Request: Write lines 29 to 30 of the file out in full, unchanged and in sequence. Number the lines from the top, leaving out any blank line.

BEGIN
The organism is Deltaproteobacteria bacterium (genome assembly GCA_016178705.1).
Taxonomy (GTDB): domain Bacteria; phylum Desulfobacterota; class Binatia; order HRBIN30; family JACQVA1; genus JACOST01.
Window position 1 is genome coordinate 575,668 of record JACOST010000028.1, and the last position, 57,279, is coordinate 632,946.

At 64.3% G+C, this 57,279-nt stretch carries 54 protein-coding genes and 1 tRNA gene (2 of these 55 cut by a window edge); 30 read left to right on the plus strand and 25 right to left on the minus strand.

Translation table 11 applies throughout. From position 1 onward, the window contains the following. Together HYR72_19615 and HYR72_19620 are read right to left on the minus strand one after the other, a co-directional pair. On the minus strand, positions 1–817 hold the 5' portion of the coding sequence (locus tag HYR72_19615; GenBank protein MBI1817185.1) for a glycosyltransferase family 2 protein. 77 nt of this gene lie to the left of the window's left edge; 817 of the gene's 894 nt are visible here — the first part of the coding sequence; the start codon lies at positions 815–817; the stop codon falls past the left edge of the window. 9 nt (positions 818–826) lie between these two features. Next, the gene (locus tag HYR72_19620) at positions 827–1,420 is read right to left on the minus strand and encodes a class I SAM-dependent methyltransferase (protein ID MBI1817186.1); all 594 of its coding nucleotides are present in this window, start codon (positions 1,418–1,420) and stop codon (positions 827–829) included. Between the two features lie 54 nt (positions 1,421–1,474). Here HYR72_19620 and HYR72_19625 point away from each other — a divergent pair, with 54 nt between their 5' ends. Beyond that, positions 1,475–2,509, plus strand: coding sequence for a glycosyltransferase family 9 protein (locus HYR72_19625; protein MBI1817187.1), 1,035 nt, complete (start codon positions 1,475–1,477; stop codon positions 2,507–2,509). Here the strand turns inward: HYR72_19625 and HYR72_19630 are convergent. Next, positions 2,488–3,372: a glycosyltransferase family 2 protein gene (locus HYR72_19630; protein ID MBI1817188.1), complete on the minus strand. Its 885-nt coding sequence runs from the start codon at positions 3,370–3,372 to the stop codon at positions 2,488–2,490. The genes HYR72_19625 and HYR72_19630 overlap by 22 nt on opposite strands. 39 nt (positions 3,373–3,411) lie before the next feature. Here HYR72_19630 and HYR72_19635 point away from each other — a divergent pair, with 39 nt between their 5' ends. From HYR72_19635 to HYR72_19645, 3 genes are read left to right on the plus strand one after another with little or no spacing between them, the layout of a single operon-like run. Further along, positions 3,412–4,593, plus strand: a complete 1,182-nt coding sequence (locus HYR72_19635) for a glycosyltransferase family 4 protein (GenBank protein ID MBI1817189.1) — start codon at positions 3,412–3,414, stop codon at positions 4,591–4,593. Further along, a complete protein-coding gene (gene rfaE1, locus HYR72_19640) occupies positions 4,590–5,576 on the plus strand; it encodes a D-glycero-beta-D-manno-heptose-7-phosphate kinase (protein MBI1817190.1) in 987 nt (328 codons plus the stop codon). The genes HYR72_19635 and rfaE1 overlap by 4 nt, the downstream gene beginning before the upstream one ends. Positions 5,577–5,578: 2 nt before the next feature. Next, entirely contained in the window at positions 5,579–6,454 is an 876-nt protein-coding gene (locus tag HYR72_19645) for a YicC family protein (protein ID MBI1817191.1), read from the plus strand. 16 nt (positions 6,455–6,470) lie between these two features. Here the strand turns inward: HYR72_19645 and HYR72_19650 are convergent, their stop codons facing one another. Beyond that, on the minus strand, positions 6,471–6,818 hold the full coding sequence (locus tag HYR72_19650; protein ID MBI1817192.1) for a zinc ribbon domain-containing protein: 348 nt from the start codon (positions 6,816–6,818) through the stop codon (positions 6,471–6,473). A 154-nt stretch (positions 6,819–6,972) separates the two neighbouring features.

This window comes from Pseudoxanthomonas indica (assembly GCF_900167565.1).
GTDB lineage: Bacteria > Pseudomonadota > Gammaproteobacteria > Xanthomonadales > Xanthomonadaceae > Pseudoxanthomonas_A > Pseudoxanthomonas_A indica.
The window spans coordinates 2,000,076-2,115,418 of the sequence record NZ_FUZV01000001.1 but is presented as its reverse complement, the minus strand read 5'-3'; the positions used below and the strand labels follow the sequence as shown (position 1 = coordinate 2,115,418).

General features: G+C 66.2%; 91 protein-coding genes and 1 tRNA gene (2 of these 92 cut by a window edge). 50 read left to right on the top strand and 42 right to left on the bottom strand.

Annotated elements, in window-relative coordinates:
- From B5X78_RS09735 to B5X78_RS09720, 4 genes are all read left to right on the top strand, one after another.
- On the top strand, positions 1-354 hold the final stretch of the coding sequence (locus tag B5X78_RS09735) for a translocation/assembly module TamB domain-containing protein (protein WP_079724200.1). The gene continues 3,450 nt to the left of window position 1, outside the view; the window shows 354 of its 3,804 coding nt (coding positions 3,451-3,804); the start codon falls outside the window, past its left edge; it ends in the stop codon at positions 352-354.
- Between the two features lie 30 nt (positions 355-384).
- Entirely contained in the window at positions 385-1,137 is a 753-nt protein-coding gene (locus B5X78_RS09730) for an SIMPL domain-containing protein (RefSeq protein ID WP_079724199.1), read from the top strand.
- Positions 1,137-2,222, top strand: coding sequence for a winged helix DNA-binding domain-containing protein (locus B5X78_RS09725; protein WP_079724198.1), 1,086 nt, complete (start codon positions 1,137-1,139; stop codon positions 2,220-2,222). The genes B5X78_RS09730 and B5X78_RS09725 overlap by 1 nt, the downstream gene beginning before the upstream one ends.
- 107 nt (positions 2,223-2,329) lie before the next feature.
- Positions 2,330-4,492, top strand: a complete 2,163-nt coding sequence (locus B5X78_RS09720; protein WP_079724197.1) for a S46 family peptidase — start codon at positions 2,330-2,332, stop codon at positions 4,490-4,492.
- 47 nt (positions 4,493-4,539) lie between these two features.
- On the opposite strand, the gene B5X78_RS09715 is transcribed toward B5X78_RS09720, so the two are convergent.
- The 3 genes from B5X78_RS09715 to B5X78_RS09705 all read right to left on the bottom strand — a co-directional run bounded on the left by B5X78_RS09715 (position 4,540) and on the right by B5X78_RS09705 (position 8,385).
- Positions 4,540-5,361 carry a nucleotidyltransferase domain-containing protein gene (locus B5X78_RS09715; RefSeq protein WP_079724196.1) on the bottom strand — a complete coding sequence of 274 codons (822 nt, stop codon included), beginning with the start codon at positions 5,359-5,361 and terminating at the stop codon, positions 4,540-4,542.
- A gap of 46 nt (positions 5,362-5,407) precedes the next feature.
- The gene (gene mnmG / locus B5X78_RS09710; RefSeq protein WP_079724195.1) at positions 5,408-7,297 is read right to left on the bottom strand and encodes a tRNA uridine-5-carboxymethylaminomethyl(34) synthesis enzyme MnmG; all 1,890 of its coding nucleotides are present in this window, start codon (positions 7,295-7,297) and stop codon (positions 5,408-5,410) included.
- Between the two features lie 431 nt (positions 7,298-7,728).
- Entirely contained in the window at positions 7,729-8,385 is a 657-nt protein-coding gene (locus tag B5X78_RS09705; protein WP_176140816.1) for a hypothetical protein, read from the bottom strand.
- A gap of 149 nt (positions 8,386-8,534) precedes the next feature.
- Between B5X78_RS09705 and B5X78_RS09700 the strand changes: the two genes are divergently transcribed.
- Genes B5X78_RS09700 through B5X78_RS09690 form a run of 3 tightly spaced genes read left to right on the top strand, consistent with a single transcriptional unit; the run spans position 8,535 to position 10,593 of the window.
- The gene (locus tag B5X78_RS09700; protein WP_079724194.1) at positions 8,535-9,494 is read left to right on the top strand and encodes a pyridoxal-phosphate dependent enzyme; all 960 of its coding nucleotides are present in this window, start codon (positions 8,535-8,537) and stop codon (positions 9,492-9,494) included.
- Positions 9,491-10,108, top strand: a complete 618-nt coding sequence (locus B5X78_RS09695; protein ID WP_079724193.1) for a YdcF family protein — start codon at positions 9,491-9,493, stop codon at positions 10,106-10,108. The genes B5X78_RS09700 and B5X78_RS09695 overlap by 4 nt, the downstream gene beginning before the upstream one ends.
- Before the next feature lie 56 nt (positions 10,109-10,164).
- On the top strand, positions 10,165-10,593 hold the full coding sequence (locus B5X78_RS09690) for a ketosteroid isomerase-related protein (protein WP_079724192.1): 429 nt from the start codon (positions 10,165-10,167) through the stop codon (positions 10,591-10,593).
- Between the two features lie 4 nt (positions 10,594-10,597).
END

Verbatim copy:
- The gene (locus tag B5X78_RS09700; protein WP_079724194.1) at positions 8,535-9,494 is read left to right on the top strand and encodes a pyridoxal-phosphate dependent enzyme; all 960 of its coding nucleotides are present in this window, start codon (positions 8,535-8,537) and stop codon (positions 9,492-9,494) included.
- Positions 9,491-10,108, top strand: a complete 618-nt coding sequence (locus B5X78_RS09695; protein ID WP_079724193.1) for a YdcF family protein — start codon at positions 9,491-9,493, stop codon at positions 10,106-10,108. The genes B5X78_RS09700 and B5X78_RS09695 overlap by 4 nt, the downstream gene beginning before the upstream one ends.